Diamondbacks infielder John McDonald checked in with Mut & Merloni on Tuesday to talk about his experience playing for new Red Sox manager John Farrell. McDonald, a Connecticut native and former Providence College standout, played under Farrell with the Blue Jays until being traded to Arizona late in the 2011 season.
McDonald said Farrell will bring stability to a Red Sox team that desperately is in need of it.
"[He's] a guy that has high expectations for players, a guy that can use his coaching staff, going to allow them to do their jobs, to help the players become successful. That's what I liked about John," McDonald said. "He's a guy at the top that wants to takes all these resources, and what he has in mind is to try to put the players in the best position to be successful. It never really seemed to be about him in the time I was with him in Toronto. It was collectively a group of guys in a room trying to figure out the best team to put on the field, how to prepare them the best way, and then allow them to go out there and do their jobs -- coaching-wise and player-wise."
McDonald lauded Farrell for his ability to communicate and understand players' perspectives.
"He's fair," McDonald said. "He played the game. He's seen it from all different angles. He's still learning. I heard him talk about that -- the learning process, what's he's learned over the last few years in Toronto, what he learned when he was in Boston. He's going to sit back and tell guys how they can get better behind closed doors, in his office, in the locker room, on the bench. I don't see him calling players out.
"He's a steady hand that doesn't get too high, doesn't get too low. The emotion stays close to the vest, unless it has to be shown. He's somebody that protects his players -- while I was there -- will go out on the field and fight for them. He's not going to show up players in the dugout. You leave that to other people. There's times when players need to do it, there's times when coaches need to do that. But as a manager, you look for that even-keeled man at the end of the bench that's not going to let you know when things are going bad and is not going to get too high when things are going good."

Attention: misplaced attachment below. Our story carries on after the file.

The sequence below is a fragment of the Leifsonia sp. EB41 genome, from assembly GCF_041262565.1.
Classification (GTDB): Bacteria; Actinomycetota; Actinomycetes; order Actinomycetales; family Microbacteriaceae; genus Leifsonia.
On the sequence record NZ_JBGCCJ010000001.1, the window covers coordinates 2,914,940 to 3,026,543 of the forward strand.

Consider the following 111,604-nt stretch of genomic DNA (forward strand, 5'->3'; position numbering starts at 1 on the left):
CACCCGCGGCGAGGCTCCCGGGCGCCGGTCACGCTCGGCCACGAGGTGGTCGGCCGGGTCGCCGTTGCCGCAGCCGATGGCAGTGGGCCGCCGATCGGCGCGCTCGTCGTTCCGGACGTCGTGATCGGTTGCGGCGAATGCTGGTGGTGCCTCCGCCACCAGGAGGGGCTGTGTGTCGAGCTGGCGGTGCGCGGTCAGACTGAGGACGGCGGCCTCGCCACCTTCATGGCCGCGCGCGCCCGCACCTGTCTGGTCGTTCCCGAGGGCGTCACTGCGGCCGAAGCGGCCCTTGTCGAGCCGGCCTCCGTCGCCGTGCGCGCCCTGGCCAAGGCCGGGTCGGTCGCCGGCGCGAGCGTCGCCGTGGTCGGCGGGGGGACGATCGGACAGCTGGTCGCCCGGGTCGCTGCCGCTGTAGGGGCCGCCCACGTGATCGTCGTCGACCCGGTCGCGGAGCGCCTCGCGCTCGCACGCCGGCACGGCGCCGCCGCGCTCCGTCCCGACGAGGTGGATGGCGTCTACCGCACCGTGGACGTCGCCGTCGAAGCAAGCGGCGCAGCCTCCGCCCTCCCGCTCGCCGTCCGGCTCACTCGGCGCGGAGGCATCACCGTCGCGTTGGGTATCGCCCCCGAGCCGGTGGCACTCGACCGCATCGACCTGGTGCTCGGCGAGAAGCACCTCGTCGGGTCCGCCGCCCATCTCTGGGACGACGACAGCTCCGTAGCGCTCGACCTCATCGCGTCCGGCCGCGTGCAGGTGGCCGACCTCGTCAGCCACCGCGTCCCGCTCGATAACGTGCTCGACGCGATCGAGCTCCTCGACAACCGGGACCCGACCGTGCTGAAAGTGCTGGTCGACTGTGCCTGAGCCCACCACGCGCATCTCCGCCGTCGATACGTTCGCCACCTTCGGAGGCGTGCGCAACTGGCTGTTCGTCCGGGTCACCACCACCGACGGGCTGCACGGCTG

While Farrell might be more reserved, McDonald said Boston's new third base coach, Brian Butterfield, won't hesitate to let players know if he's unhappy with their effort.
"If you don't slide hard into second base, and it makes the third out of the inning if they turn a double play, he'll be sprinting out to second base to get the helmet from you -- not just to get the helmet, but to let you know that he's not happy with you, that you didn't do a good enough job getting into second base, you didn't try to divert that throw," McDonald said. "The last thing you want to do with Brian Butterfield at third base is to peel off and to be peeling off into right field when somebody's making a double play. He'd rather you head butt the ball into right field."
Butterfield also is known for his sense of humor, but McDonald said players have to be willing to work hard to enjoy the coach's lighter side.
"He just wants to be out on a baseball field preparing guys to win a ballgame, and he has a lot of fun doing it," McDonald said. "You watch him during batting practice, hitting ground balls. When you're going good, as an infielder, when you're fielding the ball really well during batting practice and making all the plays, he has a lot of fun with you. But if you're not there mentally, he's going to let you know. He's going to let you know in a way that you'll respond, to kick yourself in the butt and start getting prepared, because you've got a big league game to prepare for and it's important. … He wants you to take ground balls with a purpose. And when you do that, it's an awful lot of fun, because he has a great way of allowing it to be that much more fun when you're doing it with a purpose."